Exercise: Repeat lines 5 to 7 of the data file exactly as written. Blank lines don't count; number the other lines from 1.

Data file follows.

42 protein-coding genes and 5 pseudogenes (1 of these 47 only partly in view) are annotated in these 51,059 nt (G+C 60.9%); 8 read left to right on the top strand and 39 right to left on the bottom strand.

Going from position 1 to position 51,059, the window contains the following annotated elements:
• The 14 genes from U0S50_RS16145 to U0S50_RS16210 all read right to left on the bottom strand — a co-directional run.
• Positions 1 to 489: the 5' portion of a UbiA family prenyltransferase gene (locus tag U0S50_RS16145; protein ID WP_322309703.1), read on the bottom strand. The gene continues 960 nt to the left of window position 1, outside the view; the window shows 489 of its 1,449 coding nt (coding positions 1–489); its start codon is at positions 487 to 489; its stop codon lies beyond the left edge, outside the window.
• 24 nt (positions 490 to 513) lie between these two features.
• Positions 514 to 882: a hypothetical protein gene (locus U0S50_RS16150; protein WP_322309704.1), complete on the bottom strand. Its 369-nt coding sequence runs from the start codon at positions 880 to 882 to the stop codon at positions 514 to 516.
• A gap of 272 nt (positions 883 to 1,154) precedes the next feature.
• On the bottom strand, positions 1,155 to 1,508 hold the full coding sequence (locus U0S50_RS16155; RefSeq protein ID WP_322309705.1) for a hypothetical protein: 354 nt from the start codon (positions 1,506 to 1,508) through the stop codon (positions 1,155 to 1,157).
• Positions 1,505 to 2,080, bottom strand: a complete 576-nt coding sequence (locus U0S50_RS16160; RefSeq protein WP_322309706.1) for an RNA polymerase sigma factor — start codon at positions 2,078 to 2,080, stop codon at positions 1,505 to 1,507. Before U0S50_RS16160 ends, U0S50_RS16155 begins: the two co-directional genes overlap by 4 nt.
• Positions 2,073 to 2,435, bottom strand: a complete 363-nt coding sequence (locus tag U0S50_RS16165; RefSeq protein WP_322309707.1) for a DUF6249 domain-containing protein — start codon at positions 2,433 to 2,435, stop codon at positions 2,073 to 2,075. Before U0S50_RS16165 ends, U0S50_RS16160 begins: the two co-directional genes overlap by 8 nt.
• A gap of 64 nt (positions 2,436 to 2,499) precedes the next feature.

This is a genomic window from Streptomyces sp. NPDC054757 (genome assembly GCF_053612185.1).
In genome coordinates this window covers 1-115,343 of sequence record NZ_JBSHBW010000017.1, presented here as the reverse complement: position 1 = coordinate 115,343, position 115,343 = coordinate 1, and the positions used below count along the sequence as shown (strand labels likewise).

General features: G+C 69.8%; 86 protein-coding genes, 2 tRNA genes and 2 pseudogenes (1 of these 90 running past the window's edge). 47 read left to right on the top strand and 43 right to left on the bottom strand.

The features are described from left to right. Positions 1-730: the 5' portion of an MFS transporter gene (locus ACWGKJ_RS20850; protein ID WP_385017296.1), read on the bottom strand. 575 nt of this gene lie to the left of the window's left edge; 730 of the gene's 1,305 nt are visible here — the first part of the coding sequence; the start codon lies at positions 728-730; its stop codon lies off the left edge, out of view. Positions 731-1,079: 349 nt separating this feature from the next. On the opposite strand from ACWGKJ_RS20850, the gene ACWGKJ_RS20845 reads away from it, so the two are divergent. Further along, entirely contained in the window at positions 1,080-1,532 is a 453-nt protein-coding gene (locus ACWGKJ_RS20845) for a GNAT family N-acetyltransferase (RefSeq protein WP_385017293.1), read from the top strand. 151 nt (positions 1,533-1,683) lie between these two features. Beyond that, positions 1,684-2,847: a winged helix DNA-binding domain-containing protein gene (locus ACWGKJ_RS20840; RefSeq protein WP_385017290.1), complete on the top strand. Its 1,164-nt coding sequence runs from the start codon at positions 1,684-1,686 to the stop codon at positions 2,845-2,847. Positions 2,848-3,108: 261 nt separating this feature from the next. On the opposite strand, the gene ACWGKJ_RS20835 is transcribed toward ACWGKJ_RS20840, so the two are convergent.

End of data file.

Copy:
• 24 nt (positions 490 to 513) lie between these two features.
• Positions 514 to 882: a hypothetical protein gene (locus U0S50_RS16150; protein WP_322309704.1), complete on the bottom strand. Its 369-nt coding sequence runs from the start codon at positions 880 to 882 to the stop codon at positions 514 to 516.
• A gap of 272 nt (positions 883 to 1,154) precedes the next feature.